Vintage Lenses are Filmmaking Time Travelers

Vintage Lenses are Filmmaking Time Travelers

There are so many beautiful lenses these days, with amazing clarity, contrast, and focus, but when you’re looking to recreate an older look, nothing quite beats an old vintage lens.

In his Visual Storytelling 2 course on MZed, Alex Buono makes the case for using vintage lenses during a live demonstration of a music performance.

Still from “Documentary Now!” – Image source: Alex Buono

“When I’m shooting an episode of Documentary Now! and I’m trying to create the look of a 1973 Cinema Verite film, or, a 1920s Eskimo film, I’m definitely not going to use a modern, sharp, beautiful contrast, high-clarity lens. And that’s when I look to older lenses, used lenses, things that have been around for a long time, things that are gonna give you some of those aberrations, some of those crazy flares, and those soft spots, and all of those mistakes that have been engineered out of all these beautiful, new lenses.”

“Most of the time, I want a beautiful lens without all of those mistakes, but sometimes I want those mistakes. That’s what makes it feel real. That’s what feels really good.”

Still from “Documentary Now!” – Image source: Alex Buono

When to choose vintage lenses

Choosing to use vintage lenses doesn’t just apply when you’re shooting a scene that takes place in the past. Sometimes you want a unique look, even when you’re shooting a present-day narrative film, or, a documentary, or a music video.

Alex describes the current landscape of network television looks as a little too familiar. “You’ve got a whole lot of people shooting a variety of different materials with the same exact camera, the same image sensor, the same color cocktail, the same lens, the same lens coating, the same glass… and guess what. Everything’s kinda starting to feel the same. You watch network television and a lot of it is like, yeah, it looks like an ALEXA with an Optimo.”

Still from “Documentary Now!” – Image source: Alex Buono

So there’s one good reason to explore vintage lenses. But when shooting for something retro, an old lens is a natural choice. “If I’m shooting something that’s supposed to feel like 1973, 16mm, I’ll use an old zoom from the 60s. It gives me that natural softeners, and these incredible flares, and aberrations that you can’t get from a modern lens, and that you’re not gonna get in post.”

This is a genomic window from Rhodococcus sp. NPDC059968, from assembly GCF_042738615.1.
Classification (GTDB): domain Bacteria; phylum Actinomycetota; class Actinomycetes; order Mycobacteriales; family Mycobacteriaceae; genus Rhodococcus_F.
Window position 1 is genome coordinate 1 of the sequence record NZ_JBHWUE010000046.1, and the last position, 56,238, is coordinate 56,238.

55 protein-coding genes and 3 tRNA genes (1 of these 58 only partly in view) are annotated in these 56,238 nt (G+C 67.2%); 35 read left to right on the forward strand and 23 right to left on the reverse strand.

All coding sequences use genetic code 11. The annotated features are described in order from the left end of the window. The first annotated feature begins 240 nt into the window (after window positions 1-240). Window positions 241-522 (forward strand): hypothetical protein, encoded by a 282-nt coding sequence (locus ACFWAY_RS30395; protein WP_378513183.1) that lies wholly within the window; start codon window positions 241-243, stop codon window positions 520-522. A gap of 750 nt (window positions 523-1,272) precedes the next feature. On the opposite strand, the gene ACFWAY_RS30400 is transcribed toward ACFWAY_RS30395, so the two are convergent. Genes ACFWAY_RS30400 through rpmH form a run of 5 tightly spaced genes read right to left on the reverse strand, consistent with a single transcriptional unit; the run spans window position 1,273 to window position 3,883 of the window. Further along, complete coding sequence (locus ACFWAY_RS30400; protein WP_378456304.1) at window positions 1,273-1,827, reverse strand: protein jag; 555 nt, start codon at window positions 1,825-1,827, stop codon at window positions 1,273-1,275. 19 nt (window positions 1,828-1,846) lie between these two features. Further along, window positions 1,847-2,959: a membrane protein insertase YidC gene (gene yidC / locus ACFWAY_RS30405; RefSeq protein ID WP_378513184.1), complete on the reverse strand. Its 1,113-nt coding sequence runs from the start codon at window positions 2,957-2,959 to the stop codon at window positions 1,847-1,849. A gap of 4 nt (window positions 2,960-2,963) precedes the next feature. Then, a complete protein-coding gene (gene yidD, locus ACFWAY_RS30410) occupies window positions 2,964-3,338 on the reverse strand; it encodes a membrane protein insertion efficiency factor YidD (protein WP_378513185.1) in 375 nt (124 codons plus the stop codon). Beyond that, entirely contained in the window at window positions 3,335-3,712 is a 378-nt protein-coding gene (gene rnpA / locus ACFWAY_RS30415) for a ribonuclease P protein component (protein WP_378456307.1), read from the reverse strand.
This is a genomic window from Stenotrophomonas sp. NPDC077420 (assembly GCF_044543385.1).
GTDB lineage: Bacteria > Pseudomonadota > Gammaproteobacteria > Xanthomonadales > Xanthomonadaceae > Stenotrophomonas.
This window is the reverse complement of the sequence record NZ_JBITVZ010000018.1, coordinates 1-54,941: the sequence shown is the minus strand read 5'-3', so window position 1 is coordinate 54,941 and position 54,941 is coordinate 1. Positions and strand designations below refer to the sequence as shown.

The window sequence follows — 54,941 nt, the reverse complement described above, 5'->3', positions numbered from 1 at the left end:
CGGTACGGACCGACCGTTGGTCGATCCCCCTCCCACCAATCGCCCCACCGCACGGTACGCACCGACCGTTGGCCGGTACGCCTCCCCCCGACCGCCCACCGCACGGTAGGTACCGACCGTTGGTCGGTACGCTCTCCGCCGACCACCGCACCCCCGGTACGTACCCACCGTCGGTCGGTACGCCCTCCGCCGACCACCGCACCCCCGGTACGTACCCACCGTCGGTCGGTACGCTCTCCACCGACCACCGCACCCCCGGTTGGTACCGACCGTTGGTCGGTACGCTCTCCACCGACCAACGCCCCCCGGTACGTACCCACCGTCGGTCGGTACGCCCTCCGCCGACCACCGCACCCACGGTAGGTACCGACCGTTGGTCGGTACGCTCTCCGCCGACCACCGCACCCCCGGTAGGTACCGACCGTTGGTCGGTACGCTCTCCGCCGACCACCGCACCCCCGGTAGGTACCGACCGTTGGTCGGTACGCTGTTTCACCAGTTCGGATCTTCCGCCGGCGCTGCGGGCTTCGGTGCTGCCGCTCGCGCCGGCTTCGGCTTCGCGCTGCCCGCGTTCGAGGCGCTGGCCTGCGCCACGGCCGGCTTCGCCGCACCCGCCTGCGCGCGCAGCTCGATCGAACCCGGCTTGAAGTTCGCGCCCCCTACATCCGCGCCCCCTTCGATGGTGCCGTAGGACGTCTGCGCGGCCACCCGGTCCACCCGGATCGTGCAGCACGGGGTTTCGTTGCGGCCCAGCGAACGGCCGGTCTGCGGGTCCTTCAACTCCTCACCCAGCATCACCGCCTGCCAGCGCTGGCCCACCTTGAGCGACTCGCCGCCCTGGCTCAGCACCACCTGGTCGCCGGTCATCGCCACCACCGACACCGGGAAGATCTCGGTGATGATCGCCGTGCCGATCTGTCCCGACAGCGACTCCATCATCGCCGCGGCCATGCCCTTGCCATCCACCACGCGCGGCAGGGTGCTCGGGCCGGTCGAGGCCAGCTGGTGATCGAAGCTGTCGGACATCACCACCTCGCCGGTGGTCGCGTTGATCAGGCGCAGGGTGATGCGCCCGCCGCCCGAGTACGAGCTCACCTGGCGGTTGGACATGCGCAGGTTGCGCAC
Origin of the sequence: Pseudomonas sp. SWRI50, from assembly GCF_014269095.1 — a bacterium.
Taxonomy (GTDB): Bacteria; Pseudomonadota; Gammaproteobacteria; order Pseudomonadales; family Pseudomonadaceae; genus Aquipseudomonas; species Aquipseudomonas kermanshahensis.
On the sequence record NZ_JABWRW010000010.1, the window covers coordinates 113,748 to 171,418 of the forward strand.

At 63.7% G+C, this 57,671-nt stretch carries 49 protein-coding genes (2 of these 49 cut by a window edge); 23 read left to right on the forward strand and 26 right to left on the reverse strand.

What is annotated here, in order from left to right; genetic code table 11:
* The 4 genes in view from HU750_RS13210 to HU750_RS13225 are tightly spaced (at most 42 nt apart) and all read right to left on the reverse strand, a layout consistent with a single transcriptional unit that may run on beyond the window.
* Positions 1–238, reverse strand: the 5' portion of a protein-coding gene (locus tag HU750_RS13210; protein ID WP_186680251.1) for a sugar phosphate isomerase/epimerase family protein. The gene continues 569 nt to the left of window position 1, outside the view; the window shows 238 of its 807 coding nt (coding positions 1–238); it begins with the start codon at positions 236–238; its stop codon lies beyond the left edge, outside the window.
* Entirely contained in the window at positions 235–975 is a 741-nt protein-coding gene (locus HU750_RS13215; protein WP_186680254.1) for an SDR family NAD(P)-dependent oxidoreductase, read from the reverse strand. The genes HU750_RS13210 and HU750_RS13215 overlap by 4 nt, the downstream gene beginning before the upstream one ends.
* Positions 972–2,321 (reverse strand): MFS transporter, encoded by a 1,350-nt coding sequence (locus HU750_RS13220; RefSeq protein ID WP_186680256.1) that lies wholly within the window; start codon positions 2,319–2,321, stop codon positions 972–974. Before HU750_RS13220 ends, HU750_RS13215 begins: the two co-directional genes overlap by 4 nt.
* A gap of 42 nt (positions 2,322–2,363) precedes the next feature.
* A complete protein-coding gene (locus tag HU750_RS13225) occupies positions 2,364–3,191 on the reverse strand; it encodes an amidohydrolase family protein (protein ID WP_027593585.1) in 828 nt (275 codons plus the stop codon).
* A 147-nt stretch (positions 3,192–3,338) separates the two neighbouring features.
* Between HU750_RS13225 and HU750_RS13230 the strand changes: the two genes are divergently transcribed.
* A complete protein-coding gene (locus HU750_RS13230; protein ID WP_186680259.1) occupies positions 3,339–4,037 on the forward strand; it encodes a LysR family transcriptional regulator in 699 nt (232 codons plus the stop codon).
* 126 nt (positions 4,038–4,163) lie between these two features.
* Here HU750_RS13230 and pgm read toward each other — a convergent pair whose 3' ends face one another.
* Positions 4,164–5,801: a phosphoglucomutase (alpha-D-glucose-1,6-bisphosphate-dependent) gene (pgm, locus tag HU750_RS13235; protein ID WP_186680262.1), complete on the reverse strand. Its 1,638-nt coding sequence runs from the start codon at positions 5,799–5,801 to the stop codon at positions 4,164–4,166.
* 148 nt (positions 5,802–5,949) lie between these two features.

Comparison between a vintage and modern cinema zoom lens

In the demonstration part of the lesson, Alex sets up a music video scene that is meant to look like it’s from the mid-1970s. For the lens, he chooses an Angenieux 25-250mm that he used in an episode of the IFC “Documentary Now!” series. It’s also a lens that was used in the film “Easy Rider.” For comparison, he shows what the scene would look like shot with a modern Canon 30-105mm cinema lens

Canon 30-105mm cinema zoom lens – Image source: Alex Buono / MZed
Angenieux 25-150mm vintage zoom lens – Image source: Alex Buono / MZed

For added effect, Alex adds a DF-50 hazer to the scene, along with some colored lighting. He says he talked to some directors who shot the old Eagles concerts, and they primarily used red or yellow gels, so that will help sell the scene a little more, in addition to the vintage lens.

Image source: Alex Buono / MZed

Should you Buy or Rent Vintage Lenses?

So if you want to try out a vintage lens for your next shoot, where do you acquire one? You could try to buy a used lens, and there are certainly deals to be had. But Alex recommends renting the lens. “Usually a rental house will have a little room with some beat-up lenses that nobody wants. And you go into that room and you say, oh my god, let me use that one.” The rental house he uses is called TCS in New York, which he says specializes in buying up and renting out old lenses and then taking care of them. 

But if you prefer to buy an old lens, Alex says you can find them fairly cheap on eBay, and then bring them to Duclos or a lens refurbisher who can clean it up and put your preferred lens mount on it. The difference in your costs can be very dramatic. For example, he says he knows people who have bought a whole set of Canon K35 cinema prime lenses from the 1970s for under $5k, plus the cost of getting them cleaned and rehoused. That’s pretty incredible, although the availability may be different today than when Alex recorded his course, as the popularity of vintage lenses has increased. 

But no matter how much you save, the real benefit is the unique look you’ll get from vintage lenses. Alex concludes with, “You’re gonna have a really beautiful, old set of lenses that are gonna give you a real specific character that you’re not gonna get out of a brand new lens.”

Image source: Alex Buono / MZed

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What are some of your favorite vintage lenses? Share your thoughts in the comment section down below!

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